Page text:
Irish companies are already punching above their weight in using online commerce for sales and purchases and are above the EU average in online commerce adoption.
However, the country is lagging on the citizen and consumer side where more work needs to be done in terms of digital skills, online access for the elderly and disabled and more productivity and electronic government services.
These are the views of Anthony Whelan, the Co Clare man who is the chef de cabinet of European Commissioner Neelie Kroes, the key instigator of Europe’s digital agenda.
The TIF conference
Kroes will be in Dublin on 12 October to address the 17th Annual Telecoms and Internet Federation (TIF) Conference.
“If we were to look beyond the problems in the Irish economy, we need to lay the foundations for growth going forward and we can’t get there without taking digital seriously.
“Fifty per cent of Europe’s growth opportunities will come through ICT where I believe Ireland punches above its weight. Some 30pc of the rest of growth opportunities in the rest of the economy will come through efficiencies gained through ICT investment. Ireland simply won’t be at the races in the years to come if it doesn’t take the digital economy seriously. The EU is the second biggest ICT market in the world,” Whelan urged Irish firms.
He was speaking to Siliconrepublic after addressing a European Commission seminar on the digital economy recently.
Kroes’ Digital Agenda for Europe unveiled by the European Commission is built on the basis that digital will contribute significantly to the EU’s economic growth and will spread the benefits of the digital era to all sections of society.
The most important target for 2020 is to have internet speeds of 30Mbps or higher for all European citizens, with half of European households subscribing to connections of 100Mbps or higher.
Today, only 1pc of Europeans have a fast fibre-based internet connection, compared to 12pc of Japanese and 15pc of South Koreans.
ICT behind productivity growth
Half of European productivity growth over the past 15 years has already been driven by ICT and, according to Kroes, this trend is likely to accelerate.
Whelan said that in moving to telecoms networks where fibre and wireless will dominate, not copper, telecoms regulation will need to change.
“The key is open access systems where other players can get cost-based access to next-generation networks but at the same time maintain a competitive landscape where investors can get a return on investment. Investment in next-generation networks is high risk and requires substantial investment.”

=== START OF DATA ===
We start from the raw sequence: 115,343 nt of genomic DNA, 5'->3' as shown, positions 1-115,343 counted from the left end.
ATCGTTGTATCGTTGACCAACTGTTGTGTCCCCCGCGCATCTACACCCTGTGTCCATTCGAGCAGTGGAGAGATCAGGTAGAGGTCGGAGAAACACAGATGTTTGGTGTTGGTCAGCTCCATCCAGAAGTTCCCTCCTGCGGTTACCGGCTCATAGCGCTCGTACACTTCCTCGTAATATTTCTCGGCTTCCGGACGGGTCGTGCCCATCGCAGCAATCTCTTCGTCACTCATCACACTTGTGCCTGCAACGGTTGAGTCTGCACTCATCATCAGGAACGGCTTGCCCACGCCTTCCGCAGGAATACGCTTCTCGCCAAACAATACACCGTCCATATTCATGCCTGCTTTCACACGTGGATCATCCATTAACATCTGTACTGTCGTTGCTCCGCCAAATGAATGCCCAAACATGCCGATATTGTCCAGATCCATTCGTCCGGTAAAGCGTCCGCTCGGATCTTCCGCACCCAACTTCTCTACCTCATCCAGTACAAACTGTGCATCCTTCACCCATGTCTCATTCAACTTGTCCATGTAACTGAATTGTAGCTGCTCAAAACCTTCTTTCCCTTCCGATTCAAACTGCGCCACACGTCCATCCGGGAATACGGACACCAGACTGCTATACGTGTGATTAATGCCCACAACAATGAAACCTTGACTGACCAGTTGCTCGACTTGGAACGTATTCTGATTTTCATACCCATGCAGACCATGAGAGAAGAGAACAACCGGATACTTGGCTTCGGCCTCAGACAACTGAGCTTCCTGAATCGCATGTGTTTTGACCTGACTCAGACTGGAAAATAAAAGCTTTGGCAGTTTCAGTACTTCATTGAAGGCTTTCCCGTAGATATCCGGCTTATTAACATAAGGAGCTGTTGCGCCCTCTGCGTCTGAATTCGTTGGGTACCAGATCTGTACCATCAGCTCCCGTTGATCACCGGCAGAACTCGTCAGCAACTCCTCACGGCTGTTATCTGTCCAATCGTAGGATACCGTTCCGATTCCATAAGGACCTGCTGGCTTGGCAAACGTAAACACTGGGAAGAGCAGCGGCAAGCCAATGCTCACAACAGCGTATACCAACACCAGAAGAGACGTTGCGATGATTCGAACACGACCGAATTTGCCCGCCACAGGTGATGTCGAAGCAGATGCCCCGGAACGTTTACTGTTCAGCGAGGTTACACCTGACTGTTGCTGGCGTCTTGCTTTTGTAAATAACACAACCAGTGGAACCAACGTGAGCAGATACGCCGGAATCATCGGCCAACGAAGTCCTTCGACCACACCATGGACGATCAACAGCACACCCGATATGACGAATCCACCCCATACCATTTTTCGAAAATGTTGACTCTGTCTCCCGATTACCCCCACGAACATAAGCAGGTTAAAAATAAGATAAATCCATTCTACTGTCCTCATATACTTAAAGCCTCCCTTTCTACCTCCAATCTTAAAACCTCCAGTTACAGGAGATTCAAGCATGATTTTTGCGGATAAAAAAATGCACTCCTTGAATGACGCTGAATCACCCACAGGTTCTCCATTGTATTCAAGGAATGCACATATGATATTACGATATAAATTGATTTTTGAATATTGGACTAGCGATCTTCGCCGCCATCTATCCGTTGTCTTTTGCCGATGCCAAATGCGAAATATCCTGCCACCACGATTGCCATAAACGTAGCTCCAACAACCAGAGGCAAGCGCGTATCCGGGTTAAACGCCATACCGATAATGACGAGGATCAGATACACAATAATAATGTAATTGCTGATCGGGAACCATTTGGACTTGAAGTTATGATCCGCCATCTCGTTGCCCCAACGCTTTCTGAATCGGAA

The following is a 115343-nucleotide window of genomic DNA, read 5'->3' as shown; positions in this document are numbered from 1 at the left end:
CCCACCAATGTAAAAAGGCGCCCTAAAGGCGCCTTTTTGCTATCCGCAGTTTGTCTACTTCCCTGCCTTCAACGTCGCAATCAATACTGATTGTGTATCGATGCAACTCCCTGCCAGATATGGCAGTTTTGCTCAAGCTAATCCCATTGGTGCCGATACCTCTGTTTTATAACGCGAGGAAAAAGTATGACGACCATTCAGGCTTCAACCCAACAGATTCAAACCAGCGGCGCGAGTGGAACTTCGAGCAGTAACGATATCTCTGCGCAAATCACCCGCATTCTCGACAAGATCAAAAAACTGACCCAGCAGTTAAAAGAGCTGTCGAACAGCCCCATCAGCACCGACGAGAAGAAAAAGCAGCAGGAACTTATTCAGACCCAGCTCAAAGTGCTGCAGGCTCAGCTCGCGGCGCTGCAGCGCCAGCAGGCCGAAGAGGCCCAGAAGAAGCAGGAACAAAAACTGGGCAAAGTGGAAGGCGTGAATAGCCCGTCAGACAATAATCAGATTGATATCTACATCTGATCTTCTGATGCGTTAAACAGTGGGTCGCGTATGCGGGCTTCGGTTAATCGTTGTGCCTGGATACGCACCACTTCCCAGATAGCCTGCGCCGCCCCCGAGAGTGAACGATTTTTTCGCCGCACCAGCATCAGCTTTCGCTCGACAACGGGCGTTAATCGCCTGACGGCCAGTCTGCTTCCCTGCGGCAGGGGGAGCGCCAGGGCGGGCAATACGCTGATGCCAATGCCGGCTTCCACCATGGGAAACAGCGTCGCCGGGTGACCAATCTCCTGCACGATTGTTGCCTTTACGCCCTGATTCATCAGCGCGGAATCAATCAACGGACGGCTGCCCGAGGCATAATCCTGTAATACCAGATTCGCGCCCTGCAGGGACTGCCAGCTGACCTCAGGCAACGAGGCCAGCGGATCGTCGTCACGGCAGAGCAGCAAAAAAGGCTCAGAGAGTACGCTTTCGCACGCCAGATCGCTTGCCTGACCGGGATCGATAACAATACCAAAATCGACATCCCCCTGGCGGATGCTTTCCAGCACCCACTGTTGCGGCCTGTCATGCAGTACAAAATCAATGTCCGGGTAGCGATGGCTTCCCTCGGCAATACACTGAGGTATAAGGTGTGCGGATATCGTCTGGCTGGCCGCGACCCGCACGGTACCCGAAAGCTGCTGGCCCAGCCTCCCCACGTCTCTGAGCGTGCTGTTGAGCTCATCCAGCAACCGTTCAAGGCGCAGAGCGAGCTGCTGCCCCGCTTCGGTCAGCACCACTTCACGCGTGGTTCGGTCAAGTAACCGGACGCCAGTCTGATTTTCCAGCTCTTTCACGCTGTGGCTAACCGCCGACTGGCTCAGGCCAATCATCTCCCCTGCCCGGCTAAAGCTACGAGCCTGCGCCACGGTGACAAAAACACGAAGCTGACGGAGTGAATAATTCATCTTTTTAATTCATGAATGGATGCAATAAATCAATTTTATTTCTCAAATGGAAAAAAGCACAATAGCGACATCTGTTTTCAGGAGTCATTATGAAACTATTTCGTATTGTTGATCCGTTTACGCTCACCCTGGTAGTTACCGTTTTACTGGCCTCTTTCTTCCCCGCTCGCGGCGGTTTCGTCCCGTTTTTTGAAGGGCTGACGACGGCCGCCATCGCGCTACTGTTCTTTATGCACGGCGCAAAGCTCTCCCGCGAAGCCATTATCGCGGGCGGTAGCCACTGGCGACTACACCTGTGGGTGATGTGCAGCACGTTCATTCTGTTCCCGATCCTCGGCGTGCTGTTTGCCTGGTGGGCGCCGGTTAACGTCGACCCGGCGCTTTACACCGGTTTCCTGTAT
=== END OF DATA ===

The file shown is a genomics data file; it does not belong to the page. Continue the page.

“Member states need to move fast on practical things that make broadband rollout simpler and cheaper, involving one-stop shops for access to state fibre assets, making planning rules seamless and realising that digging up streets is inevitable. A lot of this is common sense,” said Whelan.
Fibre-optic network rollout
Last week, Ireland’s fibre opportunity for the regions was given a considerable boost when Bord Gáis subsidiary Aurora Telecom revealed it is rolling out a 330km fibre-optic network in ducting laid along Bord Gáis’ pipeline to the West. The route will take in Galway, Athlone, Mullingar and Ennis, while other towns along the route will be connected as demand requires.
Whelan said that Ireland has made considerable progress from investing in 100Mbps broadband to schools, increasing international connectivity via transatlantic fibre and investment in the Exemplar Network for example.
“It is all very encouraging. Ireland isn’t unique in the challenges it faces, particularly in extending high-capacity networks to its regions. One point for optimism in the Irish case is that when analogue TV is switched off in 2012 and efficient spectrum comes available, with the appropriate investment you can achieve much higher capacity in the wireless space. There’s a lot to play for but the assets are there,” Whelan enthused.